For 20 years business partners David Harris and David Forren have attended preconstruction meetings, and for 20 years, as the building team got to the specs for polished concrete—which architects and owners love, but general contractors hate to deal with—he could all but write script.
Harris and Forren are managing partners of Riverbed Concrete, a two-decade stalwart of concrete flooring, and Slick Rock Concrete, manufacturers of precast site furnishings, fire tables, fire bowls, and water bowls. They are also most recently the inventors and managing partners of a new products company called Goldilox, the peelable concrete floor protection about to turn the building world on its head.
“The GC is put in an impossible situation when polished concrete is specified,” Harris says. “The concrete slab is poured on day one. By the end of the project, that same surface has to be immaculate, on time, on budget—but with no sure way to protect it through the many months of heavy construction.” GoldiLox tackles this problem head-on.
Chicken Before the Egg
Wait a minute, you say. Doesn’t polishing protect the floor? Why not just polish before walls go up and let the densified concrete bear the brunt of the construction abuse.
Common misconception, Harris says. And a costly one. “For 20 years at meetings we’d educate everyone on what polished concrete is and is not,” he begins. “It’s wear tolerant. It’s durable—no recoating necessary. No stripping. No rewaxing or buffing. With commercial traffic it stays looking great. But construction abuse is not normal traffic. Polished or unpolished, concrete exposed to oil leaks, oversized construction machinery, metal shavings, dropped tools, chemical spills, and industrial mishaps will absorb stains and show construction abuse in the final product.”
So simple, you say. Just wait to polish the floors when the construction ends to remove construction damage. Harris shakes his head. Polished concrete should not be looked upon as a magic eraser to remove construction abuse. It just doesn’t work that way. Additionally, by the time the walls are up. The electricians, plumbers, painters, drywall, and other tradespeople make the worksite dangerous and difficult to coordinate around the industrial process of grinding and polishing, resulting in hugely inefficient installation and often sub-par results.
To further complicate the argument for polishing after walls, “OSHA recently classified silica dust similar to asbestos,” the 20-year concrete veteran adds. “So many installers are choosing to grind wet. Grinding wet alleviates dust concerns, but grinding wet after walls, with the other trades on site, invites mayhem. “You’re trying to run an industrial process around walls, through every door jamb and opening,” Harris says. “If it’s a new school building, for instance, you’re talking in and out of 100s of classrooms. The process becomes slow and broken.”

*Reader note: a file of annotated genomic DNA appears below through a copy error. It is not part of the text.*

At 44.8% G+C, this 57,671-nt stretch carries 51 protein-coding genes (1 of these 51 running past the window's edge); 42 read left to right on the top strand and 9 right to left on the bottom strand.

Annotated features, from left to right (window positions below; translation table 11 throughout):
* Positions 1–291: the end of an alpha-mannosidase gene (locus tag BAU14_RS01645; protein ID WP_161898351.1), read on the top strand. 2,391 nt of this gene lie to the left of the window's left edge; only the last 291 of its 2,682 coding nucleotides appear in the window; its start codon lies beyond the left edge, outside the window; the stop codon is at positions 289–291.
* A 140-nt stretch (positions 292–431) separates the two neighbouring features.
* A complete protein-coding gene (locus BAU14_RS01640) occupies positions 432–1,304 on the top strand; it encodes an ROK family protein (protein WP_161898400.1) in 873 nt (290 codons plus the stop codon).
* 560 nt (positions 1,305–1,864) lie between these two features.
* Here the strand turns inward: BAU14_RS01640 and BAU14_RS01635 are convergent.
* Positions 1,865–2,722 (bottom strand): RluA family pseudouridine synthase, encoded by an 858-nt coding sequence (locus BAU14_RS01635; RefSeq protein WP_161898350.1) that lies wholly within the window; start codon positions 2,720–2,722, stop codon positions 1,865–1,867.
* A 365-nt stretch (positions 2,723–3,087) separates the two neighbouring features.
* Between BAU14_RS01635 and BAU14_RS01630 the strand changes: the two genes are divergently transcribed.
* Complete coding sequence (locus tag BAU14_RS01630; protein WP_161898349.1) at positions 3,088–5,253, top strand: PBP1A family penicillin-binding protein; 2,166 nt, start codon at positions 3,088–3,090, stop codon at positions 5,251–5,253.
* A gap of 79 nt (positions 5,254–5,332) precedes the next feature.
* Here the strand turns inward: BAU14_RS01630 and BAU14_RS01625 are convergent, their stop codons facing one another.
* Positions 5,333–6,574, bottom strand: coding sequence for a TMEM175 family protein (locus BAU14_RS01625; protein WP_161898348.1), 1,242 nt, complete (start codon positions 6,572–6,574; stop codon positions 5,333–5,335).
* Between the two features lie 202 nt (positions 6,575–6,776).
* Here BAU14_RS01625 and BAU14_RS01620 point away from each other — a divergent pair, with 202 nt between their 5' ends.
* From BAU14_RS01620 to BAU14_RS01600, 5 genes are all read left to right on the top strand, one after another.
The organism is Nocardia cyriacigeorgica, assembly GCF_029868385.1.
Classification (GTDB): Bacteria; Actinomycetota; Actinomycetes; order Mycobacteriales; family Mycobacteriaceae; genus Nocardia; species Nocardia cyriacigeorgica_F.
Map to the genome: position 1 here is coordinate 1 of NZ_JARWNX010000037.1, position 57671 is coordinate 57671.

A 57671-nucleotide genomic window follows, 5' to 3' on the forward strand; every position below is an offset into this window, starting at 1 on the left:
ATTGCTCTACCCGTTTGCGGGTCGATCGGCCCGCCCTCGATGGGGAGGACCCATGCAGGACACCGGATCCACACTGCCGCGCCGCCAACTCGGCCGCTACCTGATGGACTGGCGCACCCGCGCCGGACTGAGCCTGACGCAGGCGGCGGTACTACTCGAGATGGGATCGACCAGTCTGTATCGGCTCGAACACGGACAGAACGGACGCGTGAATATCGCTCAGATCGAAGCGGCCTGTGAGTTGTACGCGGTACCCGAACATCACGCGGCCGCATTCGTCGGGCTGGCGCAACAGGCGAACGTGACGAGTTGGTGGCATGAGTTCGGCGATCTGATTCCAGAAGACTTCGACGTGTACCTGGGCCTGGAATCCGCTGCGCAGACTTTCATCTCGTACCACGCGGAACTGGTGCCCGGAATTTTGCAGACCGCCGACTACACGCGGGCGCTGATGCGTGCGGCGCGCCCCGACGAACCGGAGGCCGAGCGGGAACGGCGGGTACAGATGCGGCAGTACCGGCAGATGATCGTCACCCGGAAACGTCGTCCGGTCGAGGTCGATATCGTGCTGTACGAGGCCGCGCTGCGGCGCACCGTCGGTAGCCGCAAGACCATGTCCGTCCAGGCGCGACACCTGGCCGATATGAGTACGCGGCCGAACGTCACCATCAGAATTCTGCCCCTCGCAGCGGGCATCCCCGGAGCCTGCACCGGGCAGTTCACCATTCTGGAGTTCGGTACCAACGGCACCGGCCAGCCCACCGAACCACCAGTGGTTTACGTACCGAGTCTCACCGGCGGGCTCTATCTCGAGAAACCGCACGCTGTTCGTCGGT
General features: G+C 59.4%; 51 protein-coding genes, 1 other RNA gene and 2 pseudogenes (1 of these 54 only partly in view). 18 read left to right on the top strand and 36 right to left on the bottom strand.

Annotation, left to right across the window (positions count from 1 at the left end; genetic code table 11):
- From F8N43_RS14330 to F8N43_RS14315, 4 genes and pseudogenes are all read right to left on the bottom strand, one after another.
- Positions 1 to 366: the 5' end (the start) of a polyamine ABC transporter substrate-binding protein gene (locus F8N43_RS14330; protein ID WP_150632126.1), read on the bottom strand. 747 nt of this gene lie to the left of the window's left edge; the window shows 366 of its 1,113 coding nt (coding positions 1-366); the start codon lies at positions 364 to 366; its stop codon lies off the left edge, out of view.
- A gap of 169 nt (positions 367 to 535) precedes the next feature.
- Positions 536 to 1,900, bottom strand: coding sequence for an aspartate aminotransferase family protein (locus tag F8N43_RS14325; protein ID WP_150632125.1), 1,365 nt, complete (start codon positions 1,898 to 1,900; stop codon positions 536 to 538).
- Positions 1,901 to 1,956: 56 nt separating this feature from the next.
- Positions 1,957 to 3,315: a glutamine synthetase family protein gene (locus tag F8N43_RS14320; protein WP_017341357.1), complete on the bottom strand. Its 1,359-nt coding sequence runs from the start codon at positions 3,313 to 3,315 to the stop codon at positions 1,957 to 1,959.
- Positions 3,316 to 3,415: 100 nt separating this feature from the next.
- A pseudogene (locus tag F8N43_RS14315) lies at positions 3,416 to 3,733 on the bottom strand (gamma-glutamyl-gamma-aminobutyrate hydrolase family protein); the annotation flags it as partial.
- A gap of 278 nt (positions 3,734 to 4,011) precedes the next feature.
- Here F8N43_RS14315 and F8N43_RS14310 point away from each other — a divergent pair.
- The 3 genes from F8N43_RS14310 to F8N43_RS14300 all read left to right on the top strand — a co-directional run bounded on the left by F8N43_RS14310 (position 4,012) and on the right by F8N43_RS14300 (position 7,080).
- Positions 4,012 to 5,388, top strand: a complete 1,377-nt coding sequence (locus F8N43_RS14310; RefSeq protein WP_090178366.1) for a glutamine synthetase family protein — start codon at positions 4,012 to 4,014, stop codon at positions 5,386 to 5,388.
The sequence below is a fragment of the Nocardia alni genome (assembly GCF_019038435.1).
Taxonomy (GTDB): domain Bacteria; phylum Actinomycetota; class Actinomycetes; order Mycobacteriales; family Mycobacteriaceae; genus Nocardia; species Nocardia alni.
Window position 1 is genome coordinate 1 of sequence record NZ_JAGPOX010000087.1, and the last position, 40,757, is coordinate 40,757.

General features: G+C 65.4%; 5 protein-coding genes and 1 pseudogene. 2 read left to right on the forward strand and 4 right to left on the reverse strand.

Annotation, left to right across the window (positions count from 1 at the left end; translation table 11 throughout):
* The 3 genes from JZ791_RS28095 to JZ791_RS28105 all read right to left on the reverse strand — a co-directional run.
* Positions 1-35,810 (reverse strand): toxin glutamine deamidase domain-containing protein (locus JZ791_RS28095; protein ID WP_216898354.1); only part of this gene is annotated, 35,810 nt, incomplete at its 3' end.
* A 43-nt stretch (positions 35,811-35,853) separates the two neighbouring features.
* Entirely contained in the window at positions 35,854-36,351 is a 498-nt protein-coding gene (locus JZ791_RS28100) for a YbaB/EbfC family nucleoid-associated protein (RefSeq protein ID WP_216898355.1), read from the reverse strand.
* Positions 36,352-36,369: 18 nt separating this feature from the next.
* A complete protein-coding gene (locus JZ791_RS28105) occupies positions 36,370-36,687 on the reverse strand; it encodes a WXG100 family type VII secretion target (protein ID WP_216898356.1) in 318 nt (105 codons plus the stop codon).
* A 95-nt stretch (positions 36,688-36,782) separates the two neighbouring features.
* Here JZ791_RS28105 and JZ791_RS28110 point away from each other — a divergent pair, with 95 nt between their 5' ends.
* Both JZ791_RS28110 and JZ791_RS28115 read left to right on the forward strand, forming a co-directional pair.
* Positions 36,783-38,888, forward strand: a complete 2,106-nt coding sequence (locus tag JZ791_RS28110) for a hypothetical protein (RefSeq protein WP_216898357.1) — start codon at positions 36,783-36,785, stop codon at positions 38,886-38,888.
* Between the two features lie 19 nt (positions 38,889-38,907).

For a GC with an eye on budgets, installation quality, deadlines, as well as safety, the ideal is to polish early, uniformly, in an open field of concrete and then frame on top of it. No edging by hand needed, no more hand grinding those last inches near the wall (which never matches the field of the concrete). Fewer inconsistencies in clarity, shine, and uniformity while gaining significant improvements to production rates.
Traditional Ineffective Protection
For protection, some contractors in the first months will use OSB (oriented strand board) or plywood, with all the usual plywood problems. “It curls and bows in rain and trips people up,” Harris says. “Leaving it on the slab can often produce ghosting in the finished flooring. The open seams allow in oil and acidic spills. And the cost of sheet goods right now is through the roof.”
Since it's lightweight and inexpensive, wouldn't cardboard offer enough of a barrier to protect the polished floors? Harris doesn't believe so. Especially for the first months of heavy construction, before dry-in, cardboard is useless. “Cardboard is a non-starter, as soon as you pour, the cranes, lifts, big equipment, and abusive trades are there,” Harris explains. “You can’t tape cardboard to the concrete. It has seams and doesn’t stay down, so dust, metal shavings, dirt, and oil slip in. It turns to mush when wet. The earliest cardboard can go down is after the roof, doors, and windows are up—often months after work begins, and by then the contractor has missed the critical stages of protecting against heavy construction.”
He's also found rolls and sheets of plastic ineffective, explaining that "plastic almost always results in ghosting. It’s not seamless, meaning debris and liquids can easily get under it. On top of that, a slip-and-trip hazard."